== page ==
In particular, she uses interrogatives such as “have you got some homework to do tonight?” to keep Roxy and Eva engaged and focused.


This is a common feature of CDS as it keeps the focus of the conversation in the “here” and “now” which is especially important with younger children.
AO3: This can be seen in text B as the caregiver uses more interrogatives when communicating with Eva, the younger sibling. This is likely to be because Roxy is going to be more focused as it is actually her homework and their mum will want to help her, whilst still keeping Eva engaged. At this age children can compete for a caregiver’s attention, so engaging Eva with direct questions may be a strategy used by her mother to avoid her feeling left out.


The use of interrogatives and pauses is also likely to be due to the caregiver’s more powerful position within the relationship as well as being related to CDS.

(Analysis and Evidence)

This can be seen in the data when the mum uses an imperative alongside the interrogatives, “let’s just clear the table (.) no let’s just clear the table.” Here, the imperative is mitigated by the use of the adverb “just” alongside the contraction “let’s” due to the close relationship between the participants. Mitigating the imperative is a common strategy used by caregivers to ‘coax’ children into following instructions. Despite this, the caregiver’s power is made clear when she repeats the phrase adding a pause, and the use of “no” to assert her control.
AO3: In the domestic setting of this data, the participants are going to be familiar with the expected roles and behaviour, and it is likely that completing homework is part of a routine which both Roxy and Eva are used to.   This may explain some of the shared references which are made.

Approaching the writing of their analysis in this way, rather than just writing up the way they had originally ‘read’ the data was enabling to them all, regardless of their ability.  Less confident students felt reassured they had a structure, and more able students were able to see how they could develop their analyses in an appropriate way.  All of them wrote far better responses when they redid their mock exam for me after this lesson.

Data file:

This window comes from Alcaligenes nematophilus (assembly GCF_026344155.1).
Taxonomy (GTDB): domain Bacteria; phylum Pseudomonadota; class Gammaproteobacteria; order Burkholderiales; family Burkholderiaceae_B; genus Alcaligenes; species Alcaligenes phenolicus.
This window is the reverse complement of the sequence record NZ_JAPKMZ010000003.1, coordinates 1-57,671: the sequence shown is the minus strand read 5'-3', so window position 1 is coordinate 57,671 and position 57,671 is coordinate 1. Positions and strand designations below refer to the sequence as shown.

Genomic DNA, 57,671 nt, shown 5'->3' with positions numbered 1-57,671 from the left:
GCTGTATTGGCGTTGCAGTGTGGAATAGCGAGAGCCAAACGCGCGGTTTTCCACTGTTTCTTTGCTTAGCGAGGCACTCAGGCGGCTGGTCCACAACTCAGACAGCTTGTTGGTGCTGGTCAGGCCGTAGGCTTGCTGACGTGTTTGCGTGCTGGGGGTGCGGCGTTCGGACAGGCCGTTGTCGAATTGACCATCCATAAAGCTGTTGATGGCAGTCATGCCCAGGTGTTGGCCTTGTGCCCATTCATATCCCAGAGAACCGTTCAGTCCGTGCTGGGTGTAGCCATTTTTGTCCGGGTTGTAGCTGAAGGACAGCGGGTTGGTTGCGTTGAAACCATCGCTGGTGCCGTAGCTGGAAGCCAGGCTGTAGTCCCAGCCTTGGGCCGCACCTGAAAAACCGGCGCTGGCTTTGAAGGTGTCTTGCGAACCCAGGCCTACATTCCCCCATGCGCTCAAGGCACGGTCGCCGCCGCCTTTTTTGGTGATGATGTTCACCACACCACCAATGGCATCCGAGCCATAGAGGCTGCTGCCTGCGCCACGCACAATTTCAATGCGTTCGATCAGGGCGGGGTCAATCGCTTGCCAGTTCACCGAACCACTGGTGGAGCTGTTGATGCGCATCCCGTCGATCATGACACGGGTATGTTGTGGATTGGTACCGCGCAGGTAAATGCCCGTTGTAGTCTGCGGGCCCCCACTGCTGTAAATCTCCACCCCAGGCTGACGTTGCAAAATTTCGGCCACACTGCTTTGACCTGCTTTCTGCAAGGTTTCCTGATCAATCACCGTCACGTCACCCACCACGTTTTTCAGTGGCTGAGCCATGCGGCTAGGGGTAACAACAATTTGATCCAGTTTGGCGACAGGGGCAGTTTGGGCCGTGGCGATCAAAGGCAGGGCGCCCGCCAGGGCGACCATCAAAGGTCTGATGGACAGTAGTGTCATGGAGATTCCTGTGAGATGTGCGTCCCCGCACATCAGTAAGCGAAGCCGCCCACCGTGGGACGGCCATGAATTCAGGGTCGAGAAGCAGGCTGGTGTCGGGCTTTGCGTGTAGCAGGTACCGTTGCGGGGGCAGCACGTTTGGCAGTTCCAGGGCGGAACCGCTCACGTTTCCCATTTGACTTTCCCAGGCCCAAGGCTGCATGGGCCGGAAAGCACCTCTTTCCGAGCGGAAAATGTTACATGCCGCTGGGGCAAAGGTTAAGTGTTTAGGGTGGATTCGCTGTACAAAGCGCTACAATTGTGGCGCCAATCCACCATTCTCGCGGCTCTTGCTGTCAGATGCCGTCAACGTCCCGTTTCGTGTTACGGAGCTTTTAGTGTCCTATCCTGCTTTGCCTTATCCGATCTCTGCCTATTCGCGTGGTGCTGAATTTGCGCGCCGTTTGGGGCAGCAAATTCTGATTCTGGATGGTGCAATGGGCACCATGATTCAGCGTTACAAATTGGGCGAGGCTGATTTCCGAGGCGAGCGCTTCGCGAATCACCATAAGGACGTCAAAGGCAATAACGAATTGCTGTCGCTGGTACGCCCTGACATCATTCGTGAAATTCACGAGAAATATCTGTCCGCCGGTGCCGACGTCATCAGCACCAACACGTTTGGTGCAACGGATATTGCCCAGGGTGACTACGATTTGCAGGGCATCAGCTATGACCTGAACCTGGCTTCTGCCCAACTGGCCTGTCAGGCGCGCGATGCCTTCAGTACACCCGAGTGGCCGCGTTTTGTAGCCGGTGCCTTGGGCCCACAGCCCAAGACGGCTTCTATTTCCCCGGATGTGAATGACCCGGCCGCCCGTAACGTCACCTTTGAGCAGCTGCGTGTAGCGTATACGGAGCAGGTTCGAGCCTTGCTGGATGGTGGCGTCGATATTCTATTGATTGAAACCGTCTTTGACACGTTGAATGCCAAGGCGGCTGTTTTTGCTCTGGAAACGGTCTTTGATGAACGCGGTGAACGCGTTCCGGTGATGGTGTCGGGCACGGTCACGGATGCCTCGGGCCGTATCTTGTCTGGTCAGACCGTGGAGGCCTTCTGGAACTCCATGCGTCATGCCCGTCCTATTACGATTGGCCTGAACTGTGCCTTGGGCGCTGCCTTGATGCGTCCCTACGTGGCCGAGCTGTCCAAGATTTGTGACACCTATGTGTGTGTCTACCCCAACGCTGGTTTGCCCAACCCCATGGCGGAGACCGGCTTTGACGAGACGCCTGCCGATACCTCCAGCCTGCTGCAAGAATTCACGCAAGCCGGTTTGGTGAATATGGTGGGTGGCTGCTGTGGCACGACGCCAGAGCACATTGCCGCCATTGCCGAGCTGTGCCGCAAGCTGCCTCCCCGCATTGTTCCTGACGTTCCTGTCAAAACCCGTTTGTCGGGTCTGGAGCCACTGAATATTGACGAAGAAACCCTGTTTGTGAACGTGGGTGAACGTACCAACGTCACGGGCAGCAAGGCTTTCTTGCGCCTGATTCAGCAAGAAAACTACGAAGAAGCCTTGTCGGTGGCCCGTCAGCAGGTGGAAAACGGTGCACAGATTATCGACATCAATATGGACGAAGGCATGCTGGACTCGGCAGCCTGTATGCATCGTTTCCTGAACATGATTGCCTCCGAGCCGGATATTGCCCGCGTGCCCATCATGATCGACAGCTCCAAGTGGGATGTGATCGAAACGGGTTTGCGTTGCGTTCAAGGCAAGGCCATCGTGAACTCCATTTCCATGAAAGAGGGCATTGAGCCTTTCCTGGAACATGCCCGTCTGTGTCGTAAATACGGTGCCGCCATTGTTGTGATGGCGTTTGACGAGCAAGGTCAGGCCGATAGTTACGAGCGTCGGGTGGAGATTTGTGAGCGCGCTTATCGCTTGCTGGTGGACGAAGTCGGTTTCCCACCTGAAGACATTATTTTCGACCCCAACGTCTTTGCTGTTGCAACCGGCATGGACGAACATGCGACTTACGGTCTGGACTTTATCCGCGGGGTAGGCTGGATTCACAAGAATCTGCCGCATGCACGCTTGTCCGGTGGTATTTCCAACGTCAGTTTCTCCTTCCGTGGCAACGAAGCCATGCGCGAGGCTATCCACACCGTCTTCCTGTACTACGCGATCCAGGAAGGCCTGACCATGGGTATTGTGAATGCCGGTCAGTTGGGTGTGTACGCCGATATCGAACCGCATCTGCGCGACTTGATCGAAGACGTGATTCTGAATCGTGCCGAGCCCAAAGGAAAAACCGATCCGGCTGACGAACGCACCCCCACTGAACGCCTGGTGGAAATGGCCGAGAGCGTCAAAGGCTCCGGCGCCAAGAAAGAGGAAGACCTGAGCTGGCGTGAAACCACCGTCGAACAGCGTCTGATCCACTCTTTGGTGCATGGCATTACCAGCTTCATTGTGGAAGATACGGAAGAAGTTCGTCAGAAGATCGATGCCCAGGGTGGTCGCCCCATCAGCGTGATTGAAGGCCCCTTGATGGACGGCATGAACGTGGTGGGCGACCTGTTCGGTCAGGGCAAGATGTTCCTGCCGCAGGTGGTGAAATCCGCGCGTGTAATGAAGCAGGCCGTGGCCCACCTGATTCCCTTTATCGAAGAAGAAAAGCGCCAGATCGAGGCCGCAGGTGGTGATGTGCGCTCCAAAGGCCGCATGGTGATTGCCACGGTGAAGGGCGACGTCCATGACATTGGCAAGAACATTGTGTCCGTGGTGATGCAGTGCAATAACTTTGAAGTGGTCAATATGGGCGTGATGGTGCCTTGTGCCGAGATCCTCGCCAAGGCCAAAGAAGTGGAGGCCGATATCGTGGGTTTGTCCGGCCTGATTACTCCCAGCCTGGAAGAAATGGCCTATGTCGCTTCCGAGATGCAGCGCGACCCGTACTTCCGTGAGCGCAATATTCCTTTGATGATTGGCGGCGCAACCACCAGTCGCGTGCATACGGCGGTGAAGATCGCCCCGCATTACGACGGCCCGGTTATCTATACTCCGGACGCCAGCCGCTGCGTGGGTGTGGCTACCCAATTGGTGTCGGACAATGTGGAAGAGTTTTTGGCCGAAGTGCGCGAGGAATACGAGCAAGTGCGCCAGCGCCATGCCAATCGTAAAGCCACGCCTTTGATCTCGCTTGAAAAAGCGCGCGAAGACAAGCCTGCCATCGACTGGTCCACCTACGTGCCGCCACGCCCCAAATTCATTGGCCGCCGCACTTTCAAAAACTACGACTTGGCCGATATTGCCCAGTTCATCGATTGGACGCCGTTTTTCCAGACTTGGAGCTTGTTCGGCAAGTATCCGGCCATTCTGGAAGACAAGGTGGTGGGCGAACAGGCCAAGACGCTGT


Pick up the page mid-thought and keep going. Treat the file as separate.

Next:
So what’s the problem?  

If we accept that there is a structure to analytical writing, why am I so frustrated when I see the use of ‘formulas’ in classrooms or see students responding in this way?  My answer to this has developed over the last week and for me, it has come down to three key points:

  1. Reading a text in an interpretative way is fundamentally different to writing about that interpretation.
  2. Asking students to respond to a text straight away by completing a PEA worksheet or activity denies them the thinking process which will allow them to do that in a meaningful way. Even more importantly for me, this approach completely destroys what much of my love of English teaching is about.
  3. In our attempt to help students respond in a way which will help them in examinations, we are actually constraining them and denigrating their responses to mere mechanical processes which will never demonstrate the depth needed for them to actually achieve the top mark bands.

I am lucky to have someone who is able to give me the ‘science’ to my instinctive thinking and experience in the classroom, and whilst I am reassured that I am not just ‘making up’ what I think is happening, the theory simply confirms my practical experience in the classroom.  I would therefore strongly advocate anyone reading this to try the approach in my previous post, and to think about what I have written here next time you use PEA or any other number of ‘structures’ when asking students to respond to texts.


Benton, M. , Teasey, J., Bell, R. and Hurst, K. (1988) Young Readers Responding to Poems, London: Routledge.

Giovanelli, M. and Mason, J. (2015) Well I don’t feel that’: Schemas, worlds and authentic reading in the classroom’, English in Education, 49(1): 41-55.

Rosenblatt, L. (1970) Literature as Exploration, London: Heinemann.

Rosenblatt, L. (1978) The Reader, the Text and the Poem, Carbondale, IL: Southern Illinois University Press.

Rosenblatt, L. (1985) ‘The transactional theory of the literary work: Implications for research, in C. R. Cooper (ed.) Researching Response to Literature and the Teaching of Literature: Points of Departure, Norwood, NJ: Ablex, pp 33-53.